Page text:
Michael Parmelee/USA Network
Kyle Fowle
November 22, 2017 AT 11:00 PM EST

Mr. Robot

type
TV Show
genre
Crime, Drama
performer
Rami Malek, Christian Slater, Portia Doubleday, Carly Chaikin
broadcaster
USA
seasons
3
Current Status
In Season
tvpgr
TV-14

We gave it a B+

While both the first and second seasons of Mr. Robot boasted their fair share of paranoia and anxiety, that kind of atmospheric tension has been even more integral to this third season. Perhaps it’s because the plot isn’t covering as much ground as before, and so the atmosphere becomes the focus. But that’s not entirely true either. Rather, the atmosphere and the plot drive each other, working in tandem to create this horribly oppressive, hopeless feeling. I’ve mentioned it before, but season 3 is going full political paranoid thriller, similar to The Parallax View or The Conversation.

What paranoid thrillers achieve in their deployment of that type of atmosphere is a sense of instability. As the characters work to piece together a puzzle, they find the ground shifting underneath them. Everything that they once thought was true suddenly isn’t; sometimes the fear comes not from the actions of the villains, but rather the fact that they can operate without us even knowing. The evil we don’t see is more terrifying than the evil we do see.

Mr. Robot, and especially “Eps3.6_fredrick&tanya.chk,” is playing on that terrifying shift in perspective. This is an episode that, much like last week’s, interrogates not only our understanding of what is happening with the Dark Army and Elliot’s revolution, but also the characters’ understanding of their role within it all.

While most of the episode deals with the shifting perspectives of Elliot, Angela, Dom, and Mr. Robot, “Eps3.6_fredrick&tanya.chk” begins with three characters we haven’t seen in quite some time: Leon, Trenton, and Mobley. As we know, the two former hackers are hiding out in Arizona, just trying to move on with their lives. As we also know, Leon works for the Dark Army, a group that’s not big on loose ends.

Leon sits in between Trenton and Mobley on a bed in their apartment. Their roommate lies dead on the floor, his throat slashed. Leon has a knife in his hand. Trenton and Mobley are shaken and scared. As usual, Leon is calm and chatting about sitcoms, musing on the idea that Frasier is overrated because Frasier could never get laid that much, and that Knight Rider doesn’t get enough respect for foreshadowing man’s reliance on technology.

As news of the attacks plays out on TV, Leon puts the roommate’s body into the trunk of his car, lights a blunt, and starts driving out to the middle of the desert with Trenton and Mobley chained up in the back seat. Trenton and Mobley bookend the episode, and it’s appropriate because their arc is the one that, on a micro level, defines this season. Their hopelessness, their misunderstanding of their role in this revolution, is the driving force of this season; they represent everybody who’s wrapped up in this story. This is a tragedy, and by the time we check in with Trenton and Mobley again at the end of the episode, it’s clear that it’s too late for anybody to save them.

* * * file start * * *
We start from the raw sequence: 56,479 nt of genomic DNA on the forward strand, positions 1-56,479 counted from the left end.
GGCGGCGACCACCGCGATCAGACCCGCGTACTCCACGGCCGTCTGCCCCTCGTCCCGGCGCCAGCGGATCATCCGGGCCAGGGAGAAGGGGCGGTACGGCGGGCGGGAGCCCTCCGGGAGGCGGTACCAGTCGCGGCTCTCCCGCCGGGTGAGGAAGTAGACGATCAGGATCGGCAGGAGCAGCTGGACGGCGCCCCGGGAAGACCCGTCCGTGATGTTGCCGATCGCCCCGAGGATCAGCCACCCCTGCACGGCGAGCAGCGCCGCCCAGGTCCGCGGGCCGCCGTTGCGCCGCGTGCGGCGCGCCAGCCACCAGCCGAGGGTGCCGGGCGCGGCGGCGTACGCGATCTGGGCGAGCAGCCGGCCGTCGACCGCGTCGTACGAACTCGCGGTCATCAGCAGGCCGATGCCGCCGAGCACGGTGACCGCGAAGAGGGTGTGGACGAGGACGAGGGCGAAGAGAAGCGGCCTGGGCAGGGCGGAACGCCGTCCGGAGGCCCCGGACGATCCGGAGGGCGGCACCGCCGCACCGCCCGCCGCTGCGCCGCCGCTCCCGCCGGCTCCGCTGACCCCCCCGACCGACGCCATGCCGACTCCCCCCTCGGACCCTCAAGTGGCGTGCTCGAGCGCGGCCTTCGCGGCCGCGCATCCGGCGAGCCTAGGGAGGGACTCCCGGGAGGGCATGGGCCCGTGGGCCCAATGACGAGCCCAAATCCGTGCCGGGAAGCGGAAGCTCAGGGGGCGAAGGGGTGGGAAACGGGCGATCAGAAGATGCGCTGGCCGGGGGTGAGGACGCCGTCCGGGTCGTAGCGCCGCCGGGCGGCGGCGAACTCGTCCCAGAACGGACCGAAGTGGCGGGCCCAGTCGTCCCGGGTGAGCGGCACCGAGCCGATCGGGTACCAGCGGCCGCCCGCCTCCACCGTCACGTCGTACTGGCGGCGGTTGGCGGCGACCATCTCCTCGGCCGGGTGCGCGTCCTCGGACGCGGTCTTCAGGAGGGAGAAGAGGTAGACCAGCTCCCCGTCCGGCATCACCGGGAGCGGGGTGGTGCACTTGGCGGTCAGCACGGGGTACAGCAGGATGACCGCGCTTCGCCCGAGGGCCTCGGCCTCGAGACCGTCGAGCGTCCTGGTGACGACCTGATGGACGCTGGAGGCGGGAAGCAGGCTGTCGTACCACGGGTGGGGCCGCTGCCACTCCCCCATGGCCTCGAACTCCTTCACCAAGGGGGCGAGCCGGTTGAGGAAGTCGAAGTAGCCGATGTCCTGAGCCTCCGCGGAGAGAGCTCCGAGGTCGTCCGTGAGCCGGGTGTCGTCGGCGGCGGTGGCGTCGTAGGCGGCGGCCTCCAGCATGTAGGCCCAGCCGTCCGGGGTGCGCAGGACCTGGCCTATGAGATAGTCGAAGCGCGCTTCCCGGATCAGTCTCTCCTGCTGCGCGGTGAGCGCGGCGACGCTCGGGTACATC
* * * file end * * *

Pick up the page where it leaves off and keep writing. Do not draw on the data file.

Essentially, what “Eps3.6_fredrick&tanya.chk” establishes, in more certain terms than ever, is that the major players in this “revolution” are not our morally complicated protagonists. Rather, we don’t see who’s pulling the strings, other than Whiterose of course. Even Mr. Robot, who’s been positioned as the architect of every plan, so much so that he has to fight off Elliot to get the job done, is now railing against the Dark Army.

Mr. Robot is outraged by the attack that demolished 71 E Corp buildings and killed upwards of 4,000 people. He tells Krista that “they’re manipulating everything, always,” and that he’s just a pawn in whatever big plans they have. It’s shocking to see Mr. Robot not only lay out that he planned and executed 5/9 and Stage 2, but also admit defeat. While Mr. Robot has been struggling to control Elliot, he lost sight of the Dark Army’s hold on him. Again, his perspective has shifted. He’s starting to see the bigger picture. Odds are that the bigger picture is too vast to truly understand though, unless you’re an architect of reality like Whiterose. (Recap continues on next page)

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